Budget cuts have forced the D.C. Superior Court to end urinalysis tests that have routinely been given to virtually all criminal suspects in the city in the last 10 years to detect drug usage.

The $120,000-a-year program -- the only one of its kinds in the nation -- was used frequently by judges to help them decide whether a person charged or convicted of an offense in the District was released or stayed behind bars.

However, city and court officials confirmed that the drug-testing program, run by the city's Alcohol and Drug Abuse Administration in the basement of the courthouse, ceased operations Oct. 10 after a private contractor whom the city paid for the urinalyses increased its prices 40 percent.

Since 1971, almost all suspects detained in the Superior Court cellblock prior to their court appearance have been asked to provide urine specimens. The test results could be forwarded to the presiding judge within hours.

Because of the District's liberal pretrial release laws, most defendants remain free while awaiting trial. If, however, evidence of drug use is detected in a urinalysis, judges often set special conditions for release, such as mandatory attendance at a city drug clinic.

"It was a valuable tool in our making a decision on whether to release a person, and also in sentencing him," said one judge, "We miss it very much."

Probation officers found the drug-testing program a means to determine whether a defendant who was sentenced for a crime was in compliance with any provisions prohibiting drug use.

"I'm not usually an alarmist," said Alan M. Schuman, who runs probation services in the District, "but it takes the lid off any deterrent effect . . . [Previously] the defendant was made aware of the fact that if he was using narcotics, he could be detected and held responsible by the criminal justice system."

According to Bruce D. Beaudin, head of the D.C. Pretrial Services Agency, which makes recommendations to judges on pretrial release conditions, the termination of the drug-testing program may increase drug-related crime as word gets out that drug testing at the court has ended.

Some 1,800 urine samples were tested monthly at the court on a contract with a Miami-based firm called Precision Analytical, according to Dr. Kurt Brandt, acting medical director for the city's Alcohol and Drug Abuse Administration. However, the firm notified the city last August that its price for the drug tests would rise from approximately $10,000 a month to more than $14,000, for an annual total of $180,000 a year.That was more than the city could afford, Brandt said.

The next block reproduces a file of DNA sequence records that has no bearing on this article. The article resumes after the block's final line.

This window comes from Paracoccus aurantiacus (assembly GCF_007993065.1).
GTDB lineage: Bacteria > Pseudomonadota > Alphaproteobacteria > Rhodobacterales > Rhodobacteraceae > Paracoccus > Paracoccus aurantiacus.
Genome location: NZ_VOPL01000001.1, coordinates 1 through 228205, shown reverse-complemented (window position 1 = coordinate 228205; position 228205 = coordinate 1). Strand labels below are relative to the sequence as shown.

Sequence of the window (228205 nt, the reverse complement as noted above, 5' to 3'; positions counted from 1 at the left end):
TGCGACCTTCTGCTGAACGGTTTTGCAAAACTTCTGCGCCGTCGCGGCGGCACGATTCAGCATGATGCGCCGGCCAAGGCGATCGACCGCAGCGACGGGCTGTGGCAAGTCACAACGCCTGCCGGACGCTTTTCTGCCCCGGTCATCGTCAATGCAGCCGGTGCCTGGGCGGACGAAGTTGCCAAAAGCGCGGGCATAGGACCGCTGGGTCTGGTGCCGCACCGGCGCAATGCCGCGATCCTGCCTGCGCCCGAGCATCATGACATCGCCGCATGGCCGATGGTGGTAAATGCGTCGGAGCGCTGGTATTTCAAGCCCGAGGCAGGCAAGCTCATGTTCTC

City and court officials are attempting to come up with the necessary funds to resume the program, but most were pessimistic about their prospects.

The drug testing faces another problem as well. The court's on-site laboratory testing facility ran into some trouble with a federal agency called the Health Care Financing Administration, which ordered the court testing facility to get a license as a medical laboratory, according to Brandt.

D.C. Superior Court Chief Judge H. Carl Moultrie I wrote a letter dated April 2, 1980, on behalf of the drug-testing facility, stating that the drug test results were not being used for medical purposes, and that "judges in the Superior Court do not engage in the practice of medicine."

For his efforts, the agency responded: "Moultrie's letter . . . is of interest, and has been noted."

"However," the response went on, "it is not within the jursidiction of Judge Moultrie to determine whether your laboratory requires a license . . . We also feel that Judge Moultrie as a result of his letter will now have to disqualify himself from possible litigation involving your lab."